- The thalidomide experience showed that there was a vulnerable time early in pregnancy when a drug could possibly cause autism. Echoes of the thalidomide story are found in babies infected with rubella virus. Babies born to mothers who suffered rubella early in their pregnancies develop birth defects involving the eyes, ears, brain, and heart.They also are at greater risk of developing autism, but like thalidomide, only if the baby is exposed to rubella early during pregnancy. Babies don’t develop autism if they are infected with the virus soon after birth.Taken together, these findings suggest that a virus or a drug can cause autism, and that there is a vulnerable time early during pregnancy when the baby is at risk. However, during the second or third trimester of pregnancy, or after the child is born, the window for environmental factors causing autism has apparently closed.
- Women in the United States also occasionally received mercury when they were pregnant. It happened when doctors found that the mother’s blood type was not compatible with their baby’s blood type. To prevent this blood mismatch from hurting the baby, mothers were given RhoGam, a product that contained thimerosal as a preservative. However, consistent with the observation in Iraq, babies exposed to thimerosal in RhoGam did not have a greater risk for autism than babies whose mothers never received RhoGam. Although thalidomide and rubella virus can cause autism in pregnancy, scientific evidence clearly indicates that mercury doesn’t.
Chess S, Fernandez P, Korn S. “Behavioral consequences of congenital rubella,” J Pediatr, 1978;93:699-703.
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Stomland K, Nordin V, Miller M, et. al.,“Autism in thalidomide embryopathy: a population study,” Developmental Med Child Neurol 1994;36:351- 356.
A. Hviid, et al., “Association between thimerosal-containing vaccine and autism,” Journal of the American Medical Association 2003;290:1763-1766.
T. Verstraeten, et al., “Safety of thimerosal-containing vaccines: a two-phased study of computerized health maintenance organization databases,” Pediatrics 2003;112:1039-1048.
J. Heron, J. Golding, and ALSPAC Study Team. “Thimerosal exposure in infants and developmental disorders: a prospective cohort study in the United Kingdom does not show a causal association,” Pediatrics. 2004;114:577-583.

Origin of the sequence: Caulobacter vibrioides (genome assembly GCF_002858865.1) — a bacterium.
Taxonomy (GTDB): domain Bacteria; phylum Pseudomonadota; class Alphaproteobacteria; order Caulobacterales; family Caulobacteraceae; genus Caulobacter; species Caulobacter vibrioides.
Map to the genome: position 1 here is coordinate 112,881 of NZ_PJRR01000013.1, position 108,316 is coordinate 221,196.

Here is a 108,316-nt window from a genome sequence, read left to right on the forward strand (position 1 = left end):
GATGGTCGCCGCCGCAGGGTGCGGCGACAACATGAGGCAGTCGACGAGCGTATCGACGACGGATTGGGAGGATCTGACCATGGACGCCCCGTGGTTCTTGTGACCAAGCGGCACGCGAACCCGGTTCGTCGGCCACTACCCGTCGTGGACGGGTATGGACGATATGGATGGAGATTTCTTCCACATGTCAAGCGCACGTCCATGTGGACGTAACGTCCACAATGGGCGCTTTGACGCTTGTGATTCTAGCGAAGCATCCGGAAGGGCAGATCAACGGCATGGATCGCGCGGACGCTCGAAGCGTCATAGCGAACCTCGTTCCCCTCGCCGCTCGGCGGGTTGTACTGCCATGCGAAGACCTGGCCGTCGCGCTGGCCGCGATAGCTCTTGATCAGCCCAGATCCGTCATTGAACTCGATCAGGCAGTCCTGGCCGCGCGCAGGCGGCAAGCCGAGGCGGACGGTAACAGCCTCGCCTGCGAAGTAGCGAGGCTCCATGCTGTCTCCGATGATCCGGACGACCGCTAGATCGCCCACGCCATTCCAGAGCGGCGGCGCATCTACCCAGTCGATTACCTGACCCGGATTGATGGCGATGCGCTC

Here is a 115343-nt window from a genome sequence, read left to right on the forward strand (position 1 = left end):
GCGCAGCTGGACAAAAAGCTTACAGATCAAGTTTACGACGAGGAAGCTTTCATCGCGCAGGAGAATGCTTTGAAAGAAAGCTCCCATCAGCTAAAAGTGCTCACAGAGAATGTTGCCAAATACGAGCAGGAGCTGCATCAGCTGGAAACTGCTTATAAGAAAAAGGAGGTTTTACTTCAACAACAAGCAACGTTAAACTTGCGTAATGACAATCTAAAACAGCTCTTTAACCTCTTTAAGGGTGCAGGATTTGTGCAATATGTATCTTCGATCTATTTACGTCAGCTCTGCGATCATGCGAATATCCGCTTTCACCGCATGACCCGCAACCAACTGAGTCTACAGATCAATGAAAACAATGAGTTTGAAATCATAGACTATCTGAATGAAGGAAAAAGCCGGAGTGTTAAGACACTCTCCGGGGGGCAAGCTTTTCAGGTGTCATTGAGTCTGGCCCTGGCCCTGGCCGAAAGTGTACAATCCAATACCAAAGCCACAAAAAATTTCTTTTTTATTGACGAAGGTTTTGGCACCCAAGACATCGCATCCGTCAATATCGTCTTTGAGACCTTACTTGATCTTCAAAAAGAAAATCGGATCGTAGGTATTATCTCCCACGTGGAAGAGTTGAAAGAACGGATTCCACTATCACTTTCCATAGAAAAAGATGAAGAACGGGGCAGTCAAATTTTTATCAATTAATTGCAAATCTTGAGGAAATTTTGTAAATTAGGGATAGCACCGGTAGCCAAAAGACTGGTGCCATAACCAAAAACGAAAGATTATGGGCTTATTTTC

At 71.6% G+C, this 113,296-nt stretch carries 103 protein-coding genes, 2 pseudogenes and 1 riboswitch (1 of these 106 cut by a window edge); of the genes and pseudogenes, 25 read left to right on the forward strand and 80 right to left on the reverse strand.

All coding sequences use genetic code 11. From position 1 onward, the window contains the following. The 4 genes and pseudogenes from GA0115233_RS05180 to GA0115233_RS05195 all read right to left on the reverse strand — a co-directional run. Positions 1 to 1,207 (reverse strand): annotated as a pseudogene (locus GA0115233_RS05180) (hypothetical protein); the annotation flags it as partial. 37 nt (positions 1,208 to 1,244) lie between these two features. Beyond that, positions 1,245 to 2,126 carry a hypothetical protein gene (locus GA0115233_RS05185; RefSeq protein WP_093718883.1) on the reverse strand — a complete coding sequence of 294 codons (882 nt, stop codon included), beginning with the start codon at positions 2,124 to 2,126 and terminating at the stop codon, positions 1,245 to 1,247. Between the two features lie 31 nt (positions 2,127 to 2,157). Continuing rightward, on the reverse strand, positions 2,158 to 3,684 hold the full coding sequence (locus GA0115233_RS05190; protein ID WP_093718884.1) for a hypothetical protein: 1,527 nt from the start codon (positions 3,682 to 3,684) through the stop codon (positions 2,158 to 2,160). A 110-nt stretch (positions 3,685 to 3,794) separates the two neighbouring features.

N. Andrews, et al., “Thimerosal exposure in infants and developmental disorders: a retrospective cohort study in the United Kingdom does not show a causal association,” Pediatrics, 2004;114:584-591.
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Dr. Offit is the Chief of Infectious Diseases, the Director of the Vaccine Education Center, and the Henle Professor of Immunologic and Infectious Diseases at the Children’s Hospital of Philadelphia. In addition, Dr. Offit is a Professor of Pediatrics at the University of Pennsylvania School of Medicine. Dr. Offit has published over 130 papers in medical and scientific journals in the areas of virology and immunology and was recently a member of the Advisory Committee on Immunization Practices to the Centers for Disease Control and Prevention. He is also the co-author of two books, Vaccines: What Every Parent Should Know and Breaking the Antibiotic Habit: A Parent’s Guide to Coughs, Colds, Ear Infections, and Sore Throats. In 2005, Dr. Offit also authored The Cutter Incident: How America’s First Polio Vaccine Led to the Growing Vaccine Crisis, to give readers an understanding of the connection between a tragic manufacturing accident of fifty years ago and today’s challenging vaccine development and manufacturing environment. This piece is reprinted with permission of the author. It was originally posted on the Vaccine Education Center’s website at www.chop.edu/consumer/ jsp/division/generic.jsp?id=75751 in March 2006.
Adapted from www.immunize.org on May 22, 2009. We thank the Immunization Action Coalition.